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Scottish National Dictionary (1700–)

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First published 1941 (SND Vol. II). Includes material from the 1976 and 2005 supplements.
This entry has not been updated since then but may contain minor corrections and revisions.

CANTRIP, CANTRAIP, Cantrap, Cantrup, n. Mostly used in pl. and sometimes attrib. Gen.Sc. [′kɑntrɪp, ′kɑntrĕp]

1. A charm, spell, incantation; magic.Sc. 1725 Ramsay Gentle Shepherd Act II. Sc. ii. in Poems (1728):
Here Mausy lives, a Witch, that for sma' Price Can cast her Cantraips, and give me Advice.
Mry. 1873 J. Brown Round Table Club 361:
An' noo begins the cantraps roond the bilin' pot.
Ags. 1866 R. Leighton Poems (1869) 294:
Now ye'll try your might on a cantrip sleight.
Edb. publ. 1779 R. Fergusson Sc. Poems (1925) 86:
Ne'er . . . deal in cantrup's kittle cunning To speir how fast your days are running.
Peb. 1805 J. Nicol Poems I. 110:
Then, by nae cantraip terrors scar'd, I'd catch th' Enchanter by the beard.
Gall.(D) 1901 Trotter Gall. Gossip 123:
There use't tae be lots o' cantraips cairry't on for curin orra bits o' troubles an complents.
Rxb. 1820 in Edb. Mag. (June) 535/1:
The career of their misfortunes was only checked by their . . . taking out, and burning the heart of one of the horses that had died through their mischievous cantrips.

Comb.: †cantrip-time, “the season for practising magical arts” (Sc. 1825 Jam.2).Sc. 1820 Blackwood Mag. (Aug.) 513:
I mauna cast thee awa on the corse o' an auld carline, but keep thee cozie against cantrip-time.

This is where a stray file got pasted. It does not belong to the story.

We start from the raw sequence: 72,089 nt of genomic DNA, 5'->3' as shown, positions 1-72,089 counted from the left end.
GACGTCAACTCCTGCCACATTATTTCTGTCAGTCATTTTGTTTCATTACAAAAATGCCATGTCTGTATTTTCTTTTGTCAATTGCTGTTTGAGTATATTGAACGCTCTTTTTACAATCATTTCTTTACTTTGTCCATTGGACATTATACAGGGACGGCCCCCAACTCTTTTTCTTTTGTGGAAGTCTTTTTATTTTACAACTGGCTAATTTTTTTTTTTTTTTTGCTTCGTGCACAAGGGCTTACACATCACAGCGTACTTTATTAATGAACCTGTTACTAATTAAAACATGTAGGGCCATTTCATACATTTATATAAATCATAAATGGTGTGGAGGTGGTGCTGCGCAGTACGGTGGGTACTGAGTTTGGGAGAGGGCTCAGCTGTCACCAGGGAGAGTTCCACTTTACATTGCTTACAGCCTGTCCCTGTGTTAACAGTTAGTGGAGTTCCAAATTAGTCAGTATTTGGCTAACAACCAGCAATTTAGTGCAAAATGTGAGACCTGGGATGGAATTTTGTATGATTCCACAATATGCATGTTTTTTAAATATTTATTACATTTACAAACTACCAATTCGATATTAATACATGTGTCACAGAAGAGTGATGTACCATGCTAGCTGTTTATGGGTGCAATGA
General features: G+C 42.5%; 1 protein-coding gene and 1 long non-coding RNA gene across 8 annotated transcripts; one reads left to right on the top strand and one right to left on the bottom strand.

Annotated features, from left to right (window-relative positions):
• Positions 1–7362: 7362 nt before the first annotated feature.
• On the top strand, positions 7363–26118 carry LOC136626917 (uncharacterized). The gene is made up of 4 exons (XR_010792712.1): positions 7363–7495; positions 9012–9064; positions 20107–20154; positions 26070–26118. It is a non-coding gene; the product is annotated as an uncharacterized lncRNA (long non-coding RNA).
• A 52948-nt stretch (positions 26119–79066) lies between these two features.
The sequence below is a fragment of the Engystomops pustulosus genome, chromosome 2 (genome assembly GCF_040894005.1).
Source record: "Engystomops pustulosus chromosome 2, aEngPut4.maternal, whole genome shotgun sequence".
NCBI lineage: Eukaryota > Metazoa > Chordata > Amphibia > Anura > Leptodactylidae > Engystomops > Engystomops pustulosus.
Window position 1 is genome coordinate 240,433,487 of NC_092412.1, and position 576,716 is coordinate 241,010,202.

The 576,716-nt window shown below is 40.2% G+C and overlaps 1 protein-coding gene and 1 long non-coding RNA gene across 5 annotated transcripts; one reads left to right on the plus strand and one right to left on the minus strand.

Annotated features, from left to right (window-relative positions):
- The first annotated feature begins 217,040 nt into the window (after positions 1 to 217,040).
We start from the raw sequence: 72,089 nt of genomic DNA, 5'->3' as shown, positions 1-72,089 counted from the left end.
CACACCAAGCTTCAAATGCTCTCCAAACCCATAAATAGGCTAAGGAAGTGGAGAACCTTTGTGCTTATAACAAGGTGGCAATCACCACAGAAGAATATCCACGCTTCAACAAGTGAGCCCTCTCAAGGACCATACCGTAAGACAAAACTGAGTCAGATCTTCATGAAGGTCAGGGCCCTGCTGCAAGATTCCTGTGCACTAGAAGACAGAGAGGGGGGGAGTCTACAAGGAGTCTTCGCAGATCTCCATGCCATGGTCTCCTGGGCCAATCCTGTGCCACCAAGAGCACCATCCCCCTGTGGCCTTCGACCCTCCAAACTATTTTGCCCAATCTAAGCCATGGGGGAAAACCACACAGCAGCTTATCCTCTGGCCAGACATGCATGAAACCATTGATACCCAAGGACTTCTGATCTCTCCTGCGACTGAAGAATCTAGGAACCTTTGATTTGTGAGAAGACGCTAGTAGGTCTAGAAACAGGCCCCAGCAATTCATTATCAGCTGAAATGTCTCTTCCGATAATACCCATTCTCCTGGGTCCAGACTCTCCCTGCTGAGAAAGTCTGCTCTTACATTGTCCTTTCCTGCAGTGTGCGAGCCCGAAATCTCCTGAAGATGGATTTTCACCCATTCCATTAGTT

2. A trick, antic, piece of mischief. This is the more common use in present-day Sc.Mry. 1887 J. Thomson Recoll. Speyside Par. 94:
Oh, the limmer! He's nae the first ane that she's played her cantrips wi'.
Abd. 1991 Douglas Kynoch in Tom Hubbard The New Makars 87:
An whiles, yon haan o hers that straikit me sae croose
Made on as though tae flyte bairn cantrips nae that douce.
Abd. 2000 Sheena Blackhall The Singing Bird 44:
An infinity o lichts
That ding oor human cantrips intae smachrie -
A pucklie smush
Ooto the wallopin faulds
O the pooch o time.
m.Sc. 1991 William Neill in Tom Hubbard The New Makars 48:
Thay hae thair freens athin this keep
whaur traison's cantrips growe,
an while ye're liggin fast asleep
they'll sett the hoose alowe.
Arg. 1907 N. Munro Daft Days xi.:
If your Auntie Bell comes in she'll — she'll skin me alive for letting you play such cantrips with her candles.
Ayr. 1822 Galt Sir A. Wylie II. xx.:
“Come, come, lucky,” cried our hero, “none of your antic cantrips with me.”

[O.Sc. cantrip, cantrap, a harmful spell or charm, earliest quot. 1597 (D.O.S.T.). Origin obscure, but for first element cf. Cant, v.1 Despite phonological difficulties it is just poss. that the word is a corruption of Gael. canntaireachd, the system of musical notation consisting of a series of otherwise meaningless syllables memorised by pipers in learning their tunes. Hence applied to a kind of magic abracadabra.]

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"Cantrip n.". Dictionary of the Scots Language. 2004. Scottish Language Dictionaries Ltd. Accessed 24 Apr 2024 <>



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